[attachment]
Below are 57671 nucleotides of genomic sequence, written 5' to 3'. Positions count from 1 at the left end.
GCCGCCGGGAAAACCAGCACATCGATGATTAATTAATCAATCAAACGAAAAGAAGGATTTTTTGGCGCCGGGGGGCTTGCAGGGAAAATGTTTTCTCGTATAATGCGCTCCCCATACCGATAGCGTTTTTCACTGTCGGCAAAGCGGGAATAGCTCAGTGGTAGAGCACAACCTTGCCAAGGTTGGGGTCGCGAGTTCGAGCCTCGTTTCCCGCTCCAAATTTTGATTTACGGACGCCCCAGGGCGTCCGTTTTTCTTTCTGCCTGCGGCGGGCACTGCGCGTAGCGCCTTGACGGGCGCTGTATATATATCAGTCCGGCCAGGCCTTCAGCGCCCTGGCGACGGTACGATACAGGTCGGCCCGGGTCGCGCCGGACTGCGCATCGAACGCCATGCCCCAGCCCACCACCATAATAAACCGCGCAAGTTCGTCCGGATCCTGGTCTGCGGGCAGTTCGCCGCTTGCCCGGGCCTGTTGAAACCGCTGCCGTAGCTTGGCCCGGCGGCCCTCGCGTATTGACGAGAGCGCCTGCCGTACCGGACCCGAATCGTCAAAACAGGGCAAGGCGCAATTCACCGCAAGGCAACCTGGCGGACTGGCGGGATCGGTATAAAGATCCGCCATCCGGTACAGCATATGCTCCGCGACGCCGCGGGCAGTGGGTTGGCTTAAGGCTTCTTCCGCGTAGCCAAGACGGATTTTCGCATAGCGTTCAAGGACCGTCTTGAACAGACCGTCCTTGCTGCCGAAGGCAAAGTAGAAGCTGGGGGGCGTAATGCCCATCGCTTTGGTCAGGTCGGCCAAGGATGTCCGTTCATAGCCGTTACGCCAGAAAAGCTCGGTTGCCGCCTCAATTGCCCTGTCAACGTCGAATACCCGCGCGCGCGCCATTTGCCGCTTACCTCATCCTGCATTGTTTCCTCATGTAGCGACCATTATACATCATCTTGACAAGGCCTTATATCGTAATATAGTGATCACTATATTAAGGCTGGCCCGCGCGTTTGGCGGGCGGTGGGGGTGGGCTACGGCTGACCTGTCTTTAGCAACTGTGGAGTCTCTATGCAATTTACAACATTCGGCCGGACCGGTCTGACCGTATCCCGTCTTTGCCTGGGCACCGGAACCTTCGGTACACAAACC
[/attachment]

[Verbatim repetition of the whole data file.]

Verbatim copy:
Below are 57671 nucleotides of genomic sequence, written 5' to 3'. Positions count from 1 at the left end.
GCCGCCGGGAAAACCAGCACATCGATGATTAATTAATCAATCAAACGAAAAGAAGGATTTTTTGGCGCCGGGGGGCTTGCAGGGAAAATGTTTTCTCGTATAATGCGCTCCCCATACCGATAGCGTTTTTCACTGTCGGCAAAGCGGGAATAGCTCAGTGGTAGAGCACAACCTTGCCAAGGTTGGGGTCGCGAGTTCGAGCCTCGTTTCCCGCTCCAAATTTTGATTTACGGACGCCCCAGGGCGTCCGTTTTTCTTTCTGCCTGCGGCGGGCACTGCGCGTAGCGCCTTGACGGGCGCTGTATATATATCAGTCCGGCCAGGCCTTCAGCGCCCTGGCGACGGTACGATACAGGTCGGCCCGGGTCGCGCCGGACTGCGCATCGAACGCCATGCCCCAGCCCACCACCATAATAAACCGCGCAAGTTCGTCCGGATCCTGGTCTGCGGGCAGTTCGCCGCTTGCCCGGGCCTGTTGAAACCGCTGCCGTAGCTTGGCCCGGCGGCCCTCGCGTATTGACGAGAGCGCCTGCCGTACCGGACCCGAATCGTCAAAACAGGGCAAGGCGCAATTCACCGCAAGGCAACCTGGCGGACTGGCGGGATCGGTATAAAGATCCGCCATCCGGTACAGCATATGCTCCGCGACGCCGCGGGCAGTGGGTTGGCTTAAGGCTTCTTCCGCGTAGCCAAGACGGATTTTCGCATAGCGTTCAAGGACCGTCTTGAACAGACCGTCCTTGCTGCCGAAGGCAAAGTAGAAGCTGGGGGGCGTAATGCCCATCGCTTTGGTCAGGTCGGCCAAGGATGTCCGTTCATAGCCGTTACGCCAGAAAAGCTCGGTTGCCGCCTCAATTGCCCTGTCAACGTCGAATACCCGCGCGCGCGCCATTTGCCGCTTACCTCATCCTGCATTGTTTCCTCATGTAGCGACCATTATACATCATCTTGACAAGGCCTTATATCGTAATATAGTGATCACTATATTAAGGCTGGCCCGCGCGTTTGGCGGGCGGTGGGGGTGGGCTACGGCTGACCTGTCTTTAGCAACTGTGGAGTCTCTATGCAATTTACAACATTCGGCCGGACCGGTCTGACCGTATCCCGTCTTTGCCTGGGCACCGGAACCTTCGGTACACAAACC